EDITORS’ NOTE: [See also: Mushon Zer-Aviv on the affordances and interfaces in this issue; Lucy Suchman on military technologies also in this issue.]
 EDITORS’ NOTE: Lucy Suchman writes on the transition of public interfaces onto the intimate body through wearable technology: “My concern, then, is with the kinds of ‘we’s’ that are posited by this future vision, widening the circle of those who employ, manage, and command to include more and more of ‘us,’ while those who serve us are re-fantasized from problematic human workers to the now-quite imitable in silicon Jeeves. Discourses of agency at the interface at once naturalize the desirability of “service provision,” and further obscure the specific sociomaterial infrastructures—including growing numbers of human workers – on which smooth interactions at the interface continue to depend.” Lucy Suchman. Human-Machine Reconfigurations: Plans and Situated Actions. (Cambridge: Cambridge University Press, 2006), 225.
 EDITORS’ NOTE: As addressed in several of the interviews, the ecological and social crises that in part necessitate discussion around a technosphere, originate out of a divide between the human and the environmental—a schism of self and place. The planetary trauma of industrialisation was fundamentally permitted through a perception of the earth as resource. This legacy of exploitation is evident in the ongoing pacification of Anishinaabek demands for returning federal, provincial and municipal land-holdings to Indigenous stewardship (the term “ownership” allowing misrepresentation of human relationship to the land). The ongoing industrial and luxury residential development of Asinabka is an example of the permeation of this schism into the so-called “green economies” of developing cities:
“In 1800, Philemon Wright saw Asinabka as a place to settle and, by employing labour for the transformation of nature (land use!), a means to build a community. When Robert Randall surveyed the Chaudière Falls in 1807, he saw water and force, and a means to extract power from nature for economic gain. In 2006, Domtar seized an opportunity to invest capital into its extractive infrastructure, expand its facility, and in so doing, increase profit. Each of these ‘colonial moments’ was made possible because of an a priori perception of the relationship between people and land. Battiste and Henderson (2000), in their critique of Eurocentric ontology, describe this perception as a consciousness that ‘artificially constructs a place for existence’ then ‘treats the natural world as a practical source of the means to achieve its own objectives’. All three moments were made possible by period-specific political technologies, respectively: a land survey, a colonial missive, and an environmental screening report.” Eric L. Smith. “An Urban Epicentre of Decolonization in Canada: The Indigenous-Settler Alliance To Make a Place for Peace at Asinabka.” Masters thesis. Carleton University. (2011), 55.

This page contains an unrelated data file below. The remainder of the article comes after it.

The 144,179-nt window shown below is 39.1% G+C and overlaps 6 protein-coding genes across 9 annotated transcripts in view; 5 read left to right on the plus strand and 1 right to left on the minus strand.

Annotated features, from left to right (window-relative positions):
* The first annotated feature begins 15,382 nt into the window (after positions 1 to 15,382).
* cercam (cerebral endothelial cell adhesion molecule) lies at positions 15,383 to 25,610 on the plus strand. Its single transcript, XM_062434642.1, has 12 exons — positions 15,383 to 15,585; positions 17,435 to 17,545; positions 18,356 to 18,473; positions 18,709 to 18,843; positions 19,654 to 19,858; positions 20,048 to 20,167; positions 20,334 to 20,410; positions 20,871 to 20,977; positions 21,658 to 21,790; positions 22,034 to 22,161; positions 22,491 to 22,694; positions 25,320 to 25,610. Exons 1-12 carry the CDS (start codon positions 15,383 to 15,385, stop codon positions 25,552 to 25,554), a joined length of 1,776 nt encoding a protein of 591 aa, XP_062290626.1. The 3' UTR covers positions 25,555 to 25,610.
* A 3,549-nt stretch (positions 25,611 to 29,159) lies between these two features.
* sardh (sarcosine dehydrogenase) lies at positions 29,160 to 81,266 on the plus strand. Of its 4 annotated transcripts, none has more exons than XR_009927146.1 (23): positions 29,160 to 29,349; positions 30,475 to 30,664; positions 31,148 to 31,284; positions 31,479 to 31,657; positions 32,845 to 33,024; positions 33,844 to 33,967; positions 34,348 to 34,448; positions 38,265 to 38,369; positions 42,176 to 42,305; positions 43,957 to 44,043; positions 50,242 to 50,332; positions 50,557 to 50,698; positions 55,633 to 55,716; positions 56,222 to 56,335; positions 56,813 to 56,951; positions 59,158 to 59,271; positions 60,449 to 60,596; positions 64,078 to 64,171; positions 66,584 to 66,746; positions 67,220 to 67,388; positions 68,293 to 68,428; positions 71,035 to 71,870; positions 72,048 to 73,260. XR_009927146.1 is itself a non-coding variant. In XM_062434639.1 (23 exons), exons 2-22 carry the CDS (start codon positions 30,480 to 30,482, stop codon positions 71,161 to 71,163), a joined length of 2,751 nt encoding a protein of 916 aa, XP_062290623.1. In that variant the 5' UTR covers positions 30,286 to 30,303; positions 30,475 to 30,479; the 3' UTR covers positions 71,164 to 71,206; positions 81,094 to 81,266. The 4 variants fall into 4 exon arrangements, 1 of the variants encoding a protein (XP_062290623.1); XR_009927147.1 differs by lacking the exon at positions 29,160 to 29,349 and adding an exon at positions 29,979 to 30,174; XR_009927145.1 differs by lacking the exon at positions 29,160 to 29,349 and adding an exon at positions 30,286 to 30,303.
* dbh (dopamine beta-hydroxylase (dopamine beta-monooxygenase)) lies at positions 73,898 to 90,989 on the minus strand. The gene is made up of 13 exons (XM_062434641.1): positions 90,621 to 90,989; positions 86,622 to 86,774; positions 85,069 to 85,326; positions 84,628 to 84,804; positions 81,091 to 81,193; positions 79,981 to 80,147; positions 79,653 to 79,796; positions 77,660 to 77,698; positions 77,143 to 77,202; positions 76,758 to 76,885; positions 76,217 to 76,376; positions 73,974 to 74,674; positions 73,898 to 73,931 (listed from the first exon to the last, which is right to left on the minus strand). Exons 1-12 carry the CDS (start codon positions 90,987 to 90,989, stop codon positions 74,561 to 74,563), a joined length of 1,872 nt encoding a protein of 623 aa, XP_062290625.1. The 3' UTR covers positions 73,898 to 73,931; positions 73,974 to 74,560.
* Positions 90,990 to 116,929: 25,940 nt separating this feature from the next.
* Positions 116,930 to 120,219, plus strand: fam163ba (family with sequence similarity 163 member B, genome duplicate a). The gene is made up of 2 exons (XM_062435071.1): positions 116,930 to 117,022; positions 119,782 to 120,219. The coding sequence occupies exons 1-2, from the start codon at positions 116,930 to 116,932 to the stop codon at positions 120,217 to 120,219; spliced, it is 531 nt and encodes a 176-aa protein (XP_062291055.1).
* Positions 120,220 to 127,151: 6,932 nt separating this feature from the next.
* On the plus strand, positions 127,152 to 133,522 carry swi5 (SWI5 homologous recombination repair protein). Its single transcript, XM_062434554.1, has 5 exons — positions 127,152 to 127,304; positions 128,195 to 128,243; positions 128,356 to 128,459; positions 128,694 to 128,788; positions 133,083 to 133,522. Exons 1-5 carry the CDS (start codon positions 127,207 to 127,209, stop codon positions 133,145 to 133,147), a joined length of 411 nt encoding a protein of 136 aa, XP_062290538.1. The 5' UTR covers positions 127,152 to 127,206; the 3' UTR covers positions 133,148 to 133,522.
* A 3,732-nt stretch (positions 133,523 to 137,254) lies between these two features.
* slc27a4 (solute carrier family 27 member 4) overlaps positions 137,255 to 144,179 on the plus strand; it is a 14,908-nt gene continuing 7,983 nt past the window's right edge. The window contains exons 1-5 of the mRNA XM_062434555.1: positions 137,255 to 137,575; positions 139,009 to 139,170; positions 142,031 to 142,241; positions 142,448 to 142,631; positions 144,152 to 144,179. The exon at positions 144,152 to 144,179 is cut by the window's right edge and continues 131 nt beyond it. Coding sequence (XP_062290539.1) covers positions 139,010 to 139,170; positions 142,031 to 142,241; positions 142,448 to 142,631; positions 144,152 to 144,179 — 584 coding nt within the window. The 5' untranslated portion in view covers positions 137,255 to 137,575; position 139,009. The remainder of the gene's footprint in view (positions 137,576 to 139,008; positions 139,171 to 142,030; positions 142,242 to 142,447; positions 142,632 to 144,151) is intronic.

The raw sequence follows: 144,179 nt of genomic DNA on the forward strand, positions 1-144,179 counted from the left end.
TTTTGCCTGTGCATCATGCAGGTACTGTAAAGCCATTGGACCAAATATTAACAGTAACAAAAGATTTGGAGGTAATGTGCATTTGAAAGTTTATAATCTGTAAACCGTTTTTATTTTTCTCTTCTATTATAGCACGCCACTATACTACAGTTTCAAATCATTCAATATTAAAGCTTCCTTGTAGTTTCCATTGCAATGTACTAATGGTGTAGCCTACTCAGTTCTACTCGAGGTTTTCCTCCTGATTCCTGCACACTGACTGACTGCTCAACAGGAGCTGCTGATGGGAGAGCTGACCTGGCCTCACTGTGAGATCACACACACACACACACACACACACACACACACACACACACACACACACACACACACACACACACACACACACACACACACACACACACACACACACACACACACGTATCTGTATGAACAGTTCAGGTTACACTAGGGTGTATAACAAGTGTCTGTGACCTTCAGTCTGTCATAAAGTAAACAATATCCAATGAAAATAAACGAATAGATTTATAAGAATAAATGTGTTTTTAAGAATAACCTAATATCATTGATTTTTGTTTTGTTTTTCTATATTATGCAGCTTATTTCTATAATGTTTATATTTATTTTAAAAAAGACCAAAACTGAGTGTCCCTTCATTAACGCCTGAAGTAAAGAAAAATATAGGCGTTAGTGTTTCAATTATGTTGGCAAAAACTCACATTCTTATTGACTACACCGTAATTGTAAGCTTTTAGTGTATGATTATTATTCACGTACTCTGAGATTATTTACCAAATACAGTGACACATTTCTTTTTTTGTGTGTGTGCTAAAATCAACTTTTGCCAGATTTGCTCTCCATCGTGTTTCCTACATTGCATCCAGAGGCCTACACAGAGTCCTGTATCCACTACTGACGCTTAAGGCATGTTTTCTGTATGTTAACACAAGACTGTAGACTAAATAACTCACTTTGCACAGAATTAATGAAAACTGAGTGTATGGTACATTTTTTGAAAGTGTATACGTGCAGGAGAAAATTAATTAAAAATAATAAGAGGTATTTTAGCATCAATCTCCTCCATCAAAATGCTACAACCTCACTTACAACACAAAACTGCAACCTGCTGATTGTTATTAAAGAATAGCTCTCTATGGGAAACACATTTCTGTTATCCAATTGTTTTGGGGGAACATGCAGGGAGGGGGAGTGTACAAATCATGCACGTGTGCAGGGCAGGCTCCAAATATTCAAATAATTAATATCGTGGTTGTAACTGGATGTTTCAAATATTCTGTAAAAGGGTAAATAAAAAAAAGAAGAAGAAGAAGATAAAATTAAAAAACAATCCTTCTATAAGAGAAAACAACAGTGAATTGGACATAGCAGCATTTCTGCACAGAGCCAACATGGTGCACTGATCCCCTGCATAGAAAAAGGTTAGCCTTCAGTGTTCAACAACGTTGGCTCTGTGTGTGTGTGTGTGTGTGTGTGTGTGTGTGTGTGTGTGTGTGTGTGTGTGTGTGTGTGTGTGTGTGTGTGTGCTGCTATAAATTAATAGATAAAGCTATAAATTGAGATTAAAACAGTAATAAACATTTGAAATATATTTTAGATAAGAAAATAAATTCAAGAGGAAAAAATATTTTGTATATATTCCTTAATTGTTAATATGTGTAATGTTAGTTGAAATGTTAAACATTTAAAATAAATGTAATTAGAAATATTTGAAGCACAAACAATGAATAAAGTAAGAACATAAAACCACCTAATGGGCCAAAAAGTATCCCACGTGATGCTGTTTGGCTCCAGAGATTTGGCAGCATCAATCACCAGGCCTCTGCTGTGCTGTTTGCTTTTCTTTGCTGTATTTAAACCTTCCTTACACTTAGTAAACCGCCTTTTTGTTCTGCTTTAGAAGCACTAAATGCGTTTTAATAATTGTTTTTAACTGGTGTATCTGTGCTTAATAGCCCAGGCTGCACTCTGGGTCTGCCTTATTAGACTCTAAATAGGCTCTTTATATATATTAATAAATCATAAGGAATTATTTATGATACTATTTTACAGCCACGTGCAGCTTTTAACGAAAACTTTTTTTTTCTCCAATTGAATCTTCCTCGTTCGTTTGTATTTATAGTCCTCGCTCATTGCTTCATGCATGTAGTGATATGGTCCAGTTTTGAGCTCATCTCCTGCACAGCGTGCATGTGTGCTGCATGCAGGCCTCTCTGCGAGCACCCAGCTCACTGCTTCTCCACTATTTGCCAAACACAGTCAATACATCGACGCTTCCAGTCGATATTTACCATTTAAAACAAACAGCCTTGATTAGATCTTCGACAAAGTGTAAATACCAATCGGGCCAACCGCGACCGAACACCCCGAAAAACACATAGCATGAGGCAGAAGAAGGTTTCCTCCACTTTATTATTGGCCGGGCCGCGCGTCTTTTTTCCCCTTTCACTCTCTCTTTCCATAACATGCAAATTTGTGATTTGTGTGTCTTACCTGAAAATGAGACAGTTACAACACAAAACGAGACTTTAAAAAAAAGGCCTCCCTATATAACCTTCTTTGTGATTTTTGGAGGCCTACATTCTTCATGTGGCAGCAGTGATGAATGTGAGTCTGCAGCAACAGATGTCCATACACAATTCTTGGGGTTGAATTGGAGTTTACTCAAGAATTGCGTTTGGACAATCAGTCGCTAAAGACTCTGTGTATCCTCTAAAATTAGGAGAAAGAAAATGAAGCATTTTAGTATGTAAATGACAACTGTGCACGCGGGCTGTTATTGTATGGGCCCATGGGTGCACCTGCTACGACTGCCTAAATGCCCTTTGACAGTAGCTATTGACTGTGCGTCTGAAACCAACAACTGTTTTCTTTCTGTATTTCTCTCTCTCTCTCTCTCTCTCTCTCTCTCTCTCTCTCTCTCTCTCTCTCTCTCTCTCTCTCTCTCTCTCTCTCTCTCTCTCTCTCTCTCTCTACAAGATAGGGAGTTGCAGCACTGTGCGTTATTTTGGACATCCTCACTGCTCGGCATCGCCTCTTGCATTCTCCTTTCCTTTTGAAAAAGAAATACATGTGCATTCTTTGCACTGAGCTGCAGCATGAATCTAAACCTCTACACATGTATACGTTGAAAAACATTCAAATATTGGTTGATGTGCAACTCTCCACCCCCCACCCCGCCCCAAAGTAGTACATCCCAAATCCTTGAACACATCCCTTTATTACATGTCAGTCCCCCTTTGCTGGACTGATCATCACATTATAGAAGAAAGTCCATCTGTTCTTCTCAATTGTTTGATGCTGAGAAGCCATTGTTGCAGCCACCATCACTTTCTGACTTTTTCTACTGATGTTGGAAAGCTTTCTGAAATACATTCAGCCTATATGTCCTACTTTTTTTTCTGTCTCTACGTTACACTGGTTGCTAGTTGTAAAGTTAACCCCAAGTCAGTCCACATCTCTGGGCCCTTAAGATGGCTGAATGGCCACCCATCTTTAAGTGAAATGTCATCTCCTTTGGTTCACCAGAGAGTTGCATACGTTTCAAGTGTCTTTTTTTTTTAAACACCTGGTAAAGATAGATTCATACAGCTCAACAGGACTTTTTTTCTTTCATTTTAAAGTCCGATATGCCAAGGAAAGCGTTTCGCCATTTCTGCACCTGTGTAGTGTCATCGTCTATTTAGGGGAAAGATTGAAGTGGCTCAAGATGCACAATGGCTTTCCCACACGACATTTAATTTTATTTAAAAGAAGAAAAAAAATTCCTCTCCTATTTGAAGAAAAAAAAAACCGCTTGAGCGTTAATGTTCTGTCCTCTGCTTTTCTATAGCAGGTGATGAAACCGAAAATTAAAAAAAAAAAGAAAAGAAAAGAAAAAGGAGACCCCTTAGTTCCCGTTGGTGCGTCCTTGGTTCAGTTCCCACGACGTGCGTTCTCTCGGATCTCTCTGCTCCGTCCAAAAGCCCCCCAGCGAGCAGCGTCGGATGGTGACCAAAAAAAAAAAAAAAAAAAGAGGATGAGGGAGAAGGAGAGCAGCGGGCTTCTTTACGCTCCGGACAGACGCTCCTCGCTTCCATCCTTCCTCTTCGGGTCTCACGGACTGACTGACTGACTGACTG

EDITORS’ NOTE: See also: TERADA Masahiro (寺田匡宏) on co-evolution. Negarestani’s “mutual affordance between surfaces or the entity and its environment, that is to say, according to the eco-logical web, the Whole” [or “()hole”]. Reza Negarestani. Cyclonopedia: Complicity with Anonymous Materials. (Melbourne: re-press, 2008), 46.
 EDITORS’ NOTE: [See also: Abstract, Complexity, Interconnectedness, Everything–Everything–Everything.]